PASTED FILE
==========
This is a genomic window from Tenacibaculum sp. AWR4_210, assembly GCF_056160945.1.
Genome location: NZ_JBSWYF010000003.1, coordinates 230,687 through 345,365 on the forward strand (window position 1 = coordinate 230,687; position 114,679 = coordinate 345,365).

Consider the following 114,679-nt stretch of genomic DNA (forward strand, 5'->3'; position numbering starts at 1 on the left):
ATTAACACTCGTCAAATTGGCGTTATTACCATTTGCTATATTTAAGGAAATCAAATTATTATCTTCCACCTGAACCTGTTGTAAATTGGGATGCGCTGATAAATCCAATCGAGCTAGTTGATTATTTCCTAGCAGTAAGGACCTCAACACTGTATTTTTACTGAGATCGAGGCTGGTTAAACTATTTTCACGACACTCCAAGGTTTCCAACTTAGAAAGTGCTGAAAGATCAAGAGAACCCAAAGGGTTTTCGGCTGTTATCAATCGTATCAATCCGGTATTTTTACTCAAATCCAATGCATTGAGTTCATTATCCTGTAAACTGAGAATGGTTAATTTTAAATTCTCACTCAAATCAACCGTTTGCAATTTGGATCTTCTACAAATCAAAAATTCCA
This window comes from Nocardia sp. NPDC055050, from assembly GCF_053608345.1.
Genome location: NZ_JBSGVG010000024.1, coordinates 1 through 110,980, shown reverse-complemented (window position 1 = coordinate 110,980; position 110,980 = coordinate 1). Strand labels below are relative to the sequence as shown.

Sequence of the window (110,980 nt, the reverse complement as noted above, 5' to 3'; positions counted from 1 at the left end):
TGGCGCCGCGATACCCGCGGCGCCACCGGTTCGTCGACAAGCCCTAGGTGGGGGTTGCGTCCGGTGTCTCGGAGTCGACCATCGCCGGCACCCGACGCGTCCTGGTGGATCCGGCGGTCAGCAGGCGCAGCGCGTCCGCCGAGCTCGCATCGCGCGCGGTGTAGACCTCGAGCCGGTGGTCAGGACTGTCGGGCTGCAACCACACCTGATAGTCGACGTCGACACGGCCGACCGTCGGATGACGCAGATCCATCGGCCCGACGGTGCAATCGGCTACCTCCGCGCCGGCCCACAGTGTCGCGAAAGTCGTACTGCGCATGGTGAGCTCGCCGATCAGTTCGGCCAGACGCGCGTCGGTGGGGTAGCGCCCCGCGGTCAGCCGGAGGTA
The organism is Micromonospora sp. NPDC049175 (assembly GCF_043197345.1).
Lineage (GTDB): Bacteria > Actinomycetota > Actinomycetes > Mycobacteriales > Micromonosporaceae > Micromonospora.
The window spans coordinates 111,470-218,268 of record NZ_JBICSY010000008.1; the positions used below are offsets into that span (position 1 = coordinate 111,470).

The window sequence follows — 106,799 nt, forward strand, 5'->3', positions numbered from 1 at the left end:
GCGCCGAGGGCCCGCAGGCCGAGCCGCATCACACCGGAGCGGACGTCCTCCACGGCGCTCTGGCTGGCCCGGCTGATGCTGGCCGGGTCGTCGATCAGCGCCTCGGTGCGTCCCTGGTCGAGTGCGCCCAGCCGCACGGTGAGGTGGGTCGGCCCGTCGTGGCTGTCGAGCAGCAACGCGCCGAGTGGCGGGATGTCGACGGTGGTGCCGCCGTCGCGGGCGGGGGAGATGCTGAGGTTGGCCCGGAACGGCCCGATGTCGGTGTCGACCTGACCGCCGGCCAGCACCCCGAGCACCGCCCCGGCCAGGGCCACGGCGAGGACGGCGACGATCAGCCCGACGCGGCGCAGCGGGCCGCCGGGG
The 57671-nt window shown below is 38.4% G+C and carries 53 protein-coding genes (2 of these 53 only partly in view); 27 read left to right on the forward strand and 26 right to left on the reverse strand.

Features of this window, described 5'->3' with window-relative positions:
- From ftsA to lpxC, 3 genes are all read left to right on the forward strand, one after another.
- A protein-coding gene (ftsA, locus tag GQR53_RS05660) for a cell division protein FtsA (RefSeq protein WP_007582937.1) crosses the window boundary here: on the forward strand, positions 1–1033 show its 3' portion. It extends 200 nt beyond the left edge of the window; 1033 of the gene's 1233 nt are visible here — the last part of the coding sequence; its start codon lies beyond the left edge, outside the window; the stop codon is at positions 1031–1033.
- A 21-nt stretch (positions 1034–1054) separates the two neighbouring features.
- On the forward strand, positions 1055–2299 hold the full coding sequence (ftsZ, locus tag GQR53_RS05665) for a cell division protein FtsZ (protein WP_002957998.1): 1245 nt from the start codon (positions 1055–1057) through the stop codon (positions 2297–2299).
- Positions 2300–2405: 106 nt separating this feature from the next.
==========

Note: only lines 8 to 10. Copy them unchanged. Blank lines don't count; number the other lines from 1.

TGGCGCCGCGATACCCGCGGCGCCACCGGTTCGTCGACAAGCCCTAGGTGGGGGTTGCGTCCGGTGTCTCGGAGTCGACCATCGCCGGCACCCGACGCGTCCTGGTGGATCCGGCGGTCAGCAGGCGCAGCGCGTCCGCCGAGCTCGCATCGCGCGCGGTGTAGACCTCGAGCCGGTGGTCAGGACTGTCGGGCTGCAACCACACCTGATAGTCGACGTCGACACGGCCGACCGTCGGATGACGCAGATCCATCGGCCCGACGGTGCAATCGGCTACCTCCGCGCCGGCCCACAGTGTCGCGAAAGTCGTACTGCGCATGGTGAGCTCGCCGATCAGTTCGGCCAGACGCGCGTCGGTGGGGTAGCGCCCCGCGGTCAGCCGGAGGTA
The organism is Micromonospora sp. NPDC049175 (assembly GCF_043197345.1).
Lineage (GTDB): Bacteria > Actinomycetota > Actinomycetes > Mycobacteriales > Micromonosporaceae > Micromonospora.